If you’re a fan of the New Memphis movement, you’re likely already an admirer of Camille Walala. The work of this London-based artist has graced many realms, from mural art and interior design to art direction and textile prints. I’ve fallen in love with her colorful creations for Darkroom, but there’s much more to this designer than prints and patterns. Walala’s influences include the Memphis Movement, the Ndebele tribe and artist Victor Vasarely. There is indeed something Memphis-meets-tribal-meets Op Art about the work of Camille Walala. Read on for a glimpse into her world…
Walala’s designs can be found in a variety of realms. Below we see the result of her set design skills, showcased in the Optical Trickery shoot (in collaboration with photographer Jess Bonham):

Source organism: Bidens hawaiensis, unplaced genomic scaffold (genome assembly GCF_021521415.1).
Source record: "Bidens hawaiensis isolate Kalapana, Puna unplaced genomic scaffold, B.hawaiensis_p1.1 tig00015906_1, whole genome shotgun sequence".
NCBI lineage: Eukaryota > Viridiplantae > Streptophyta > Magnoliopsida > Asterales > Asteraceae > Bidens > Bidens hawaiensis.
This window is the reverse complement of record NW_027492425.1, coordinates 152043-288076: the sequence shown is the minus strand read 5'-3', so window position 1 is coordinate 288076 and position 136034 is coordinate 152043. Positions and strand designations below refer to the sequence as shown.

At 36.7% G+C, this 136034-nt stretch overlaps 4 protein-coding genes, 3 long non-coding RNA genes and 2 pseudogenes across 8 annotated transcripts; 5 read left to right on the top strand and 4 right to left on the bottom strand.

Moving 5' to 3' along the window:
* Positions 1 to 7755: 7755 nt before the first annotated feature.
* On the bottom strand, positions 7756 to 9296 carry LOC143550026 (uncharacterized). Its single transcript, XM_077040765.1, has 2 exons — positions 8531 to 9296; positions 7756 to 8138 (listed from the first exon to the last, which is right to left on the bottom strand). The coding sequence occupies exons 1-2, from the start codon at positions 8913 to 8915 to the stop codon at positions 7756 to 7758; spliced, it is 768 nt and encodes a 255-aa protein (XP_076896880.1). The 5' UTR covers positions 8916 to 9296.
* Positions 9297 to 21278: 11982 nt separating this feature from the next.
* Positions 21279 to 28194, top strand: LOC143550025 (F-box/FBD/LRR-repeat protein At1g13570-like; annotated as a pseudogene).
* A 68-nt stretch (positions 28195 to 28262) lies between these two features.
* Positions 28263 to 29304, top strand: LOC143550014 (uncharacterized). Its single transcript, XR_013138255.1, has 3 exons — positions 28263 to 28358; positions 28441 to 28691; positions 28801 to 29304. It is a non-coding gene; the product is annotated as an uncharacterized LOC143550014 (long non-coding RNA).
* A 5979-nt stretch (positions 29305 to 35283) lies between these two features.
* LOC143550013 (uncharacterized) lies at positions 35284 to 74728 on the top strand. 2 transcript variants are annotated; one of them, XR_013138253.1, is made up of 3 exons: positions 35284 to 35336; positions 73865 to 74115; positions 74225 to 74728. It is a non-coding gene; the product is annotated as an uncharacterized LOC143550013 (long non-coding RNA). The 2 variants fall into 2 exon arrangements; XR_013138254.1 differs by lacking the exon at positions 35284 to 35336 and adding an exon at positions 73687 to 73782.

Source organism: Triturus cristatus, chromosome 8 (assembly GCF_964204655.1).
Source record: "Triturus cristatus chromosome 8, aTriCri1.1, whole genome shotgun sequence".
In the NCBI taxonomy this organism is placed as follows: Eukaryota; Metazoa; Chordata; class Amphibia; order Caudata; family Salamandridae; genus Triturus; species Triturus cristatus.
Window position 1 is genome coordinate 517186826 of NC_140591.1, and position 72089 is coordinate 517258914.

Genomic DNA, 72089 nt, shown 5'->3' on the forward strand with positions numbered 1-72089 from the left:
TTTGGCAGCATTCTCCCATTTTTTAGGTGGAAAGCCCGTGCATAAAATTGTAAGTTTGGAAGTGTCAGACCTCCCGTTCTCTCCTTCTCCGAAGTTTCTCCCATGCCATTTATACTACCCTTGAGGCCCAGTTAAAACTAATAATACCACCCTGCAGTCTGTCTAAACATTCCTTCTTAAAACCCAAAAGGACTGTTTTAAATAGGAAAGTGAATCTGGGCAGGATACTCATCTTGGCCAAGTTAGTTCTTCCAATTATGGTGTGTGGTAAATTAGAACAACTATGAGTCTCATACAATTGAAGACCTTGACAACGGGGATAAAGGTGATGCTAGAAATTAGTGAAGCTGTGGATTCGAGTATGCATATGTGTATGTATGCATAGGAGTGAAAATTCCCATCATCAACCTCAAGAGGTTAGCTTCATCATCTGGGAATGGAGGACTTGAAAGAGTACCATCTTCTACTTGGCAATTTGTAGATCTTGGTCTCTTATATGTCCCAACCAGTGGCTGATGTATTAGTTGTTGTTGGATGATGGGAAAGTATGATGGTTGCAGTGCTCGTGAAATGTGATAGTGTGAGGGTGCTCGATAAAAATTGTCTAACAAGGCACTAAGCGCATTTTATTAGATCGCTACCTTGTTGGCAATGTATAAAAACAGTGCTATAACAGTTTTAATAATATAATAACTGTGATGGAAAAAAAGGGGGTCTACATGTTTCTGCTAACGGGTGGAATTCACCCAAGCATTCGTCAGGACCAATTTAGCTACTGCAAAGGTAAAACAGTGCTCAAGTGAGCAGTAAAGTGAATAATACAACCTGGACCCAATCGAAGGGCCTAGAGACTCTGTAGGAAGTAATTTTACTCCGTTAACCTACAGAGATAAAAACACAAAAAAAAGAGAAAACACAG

These painted busts were created for the Paris department store Le Printemps:
Walala’s designs can also be seen in a variety of interiors, such as these hand-painted walls at London’s Fix Cafe:
This June 2012 popup bar in Sydney is Walala-fabulous, especially in the neon lighting:
There’s nothing like a commissioned wall by Camille Walala, as shown by this New York roof top:
That Darkroom collab I mentioned at the top of the post? Here’s a peek at a few of Walala’s prints…
Not to mention, Walala’s designs are pillow-perfect:
It’s easy to regurgitate the past. Which is why I love the complexity of Camille Walala’s work. She doesn’t just dip back into the Memphis Movement. She takes what she loves most about it and combines those elements with other influences, never failing to put her own stamp on each creation in the process. If you like what you see in today’s post, be sure to visit Walala’s website for more information and lots of vibrant images. Her Instagram account is pretty amazing as well…
I am beyond thrilled to see the memphis style making its comeback! Camille Walala is everything and I want all of these patterns in my home.
A big ditto!!! Thanks for your comment, Andy.